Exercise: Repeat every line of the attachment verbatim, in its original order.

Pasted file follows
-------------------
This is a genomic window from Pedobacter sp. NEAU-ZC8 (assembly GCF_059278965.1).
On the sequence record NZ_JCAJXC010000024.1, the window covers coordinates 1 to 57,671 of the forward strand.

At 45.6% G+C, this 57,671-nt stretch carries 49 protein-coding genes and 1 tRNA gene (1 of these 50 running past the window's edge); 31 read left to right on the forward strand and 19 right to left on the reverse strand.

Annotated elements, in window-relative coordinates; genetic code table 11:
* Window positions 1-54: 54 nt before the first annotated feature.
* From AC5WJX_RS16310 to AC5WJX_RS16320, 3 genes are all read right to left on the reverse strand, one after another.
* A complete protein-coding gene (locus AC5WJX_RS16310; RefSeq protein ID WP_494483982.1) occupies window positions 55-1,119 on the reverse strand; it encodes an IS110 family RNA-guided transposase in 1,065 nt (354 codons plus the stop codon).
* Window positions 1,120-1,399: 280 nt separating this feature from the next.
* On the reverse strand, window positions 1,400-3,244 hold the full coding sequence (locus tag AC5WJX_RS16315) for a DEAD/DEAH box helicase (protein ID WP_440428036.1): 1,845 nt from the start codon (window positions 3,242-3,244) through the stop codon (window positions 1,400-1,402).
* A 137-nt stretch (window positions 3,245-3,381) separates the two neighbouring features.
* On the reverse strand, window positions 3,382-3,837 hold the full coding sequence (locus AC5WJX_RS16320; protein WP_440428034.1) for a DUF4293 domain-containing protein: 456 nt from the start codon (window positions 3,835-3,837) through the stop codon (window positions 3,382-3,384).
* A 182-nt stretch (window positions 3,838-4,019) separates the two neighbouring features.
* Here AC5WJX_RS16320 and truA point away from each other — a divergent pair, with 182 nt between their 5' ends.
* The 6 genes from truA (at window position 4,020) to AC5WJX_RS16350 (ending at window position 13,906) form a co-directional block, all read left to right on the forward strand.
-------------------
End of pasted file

This is a genomic window from Pedobacter sp. NEAU-ZC8 (assembly GCF_059278965.1).
On the sequence record NZ_JCAJXC010000024.1, the window covers coordinates 1 to 57,671 of the forward strand.

At 45.6% G+C, this 57,671-nt stretch carries 49 protein-coding genes and 1 tRNA gene (1 of these 50 running past the window's edge); 31 read left to right on the forward strand and 19 right to left on the reverse strand.

Annotated elements, in window-relative coordinates; genetic code table 11:
* Window positions 1-54: 54 nt before the first annotated feature.
* From AC5WJX_RS16310 to AC5WJX_RS16320, 3 genes are all read right to left on the reverse strand, one after another.
* A complete protein-coding gene (locus AC5WJX_RS16310; RefSeq protein ID WP_494483982.1) occupies window positions 55-1,119 on the reverse strand; it encodes an IS110 family RNA-guided transposase in 1,065 nt (354 codons plus the stop codon).
* Window positions 1,120-1,399: 280 nt separating this feature from the next.
* On the reverse strand, window positions 1,400-3,244 hold the full coding sequence (locus tag AC5WJX_RS16315) for a DEAD/DEAH box helicase (protein ID WP_440428036.1): 1,845 nt from the start codon (window positions 3,242-3,244) through the stop codon (window positions 1,400-1,402).
* A 137-nt stretch (window positions 3,245-3,381) separates the two neighbouring features.
* On the reverse strand, window positions 3,382-3,837 hold the full coding sequence (locus AC5WJX_RS16320; protein WP_440428034.1) for a DUF4293 domain-containing protein: 456 nt from the start codon (window positions 3,835-3,837) through the stop codon (window positions 3,382-3,384).
* A 182-nt stretch (window positions 3,838-4,019) separates the two neighbouring features.
* Here AC5WJX_RS16320 and truA point away from each other — a divergent pair, with 182 nt between their 5' ends.
* The 6 genes from truA (at window position 4,020) to AC5WJX_RS16350 (ending at window position 13,906) form a co-directional block, all read left to right on the forward strand.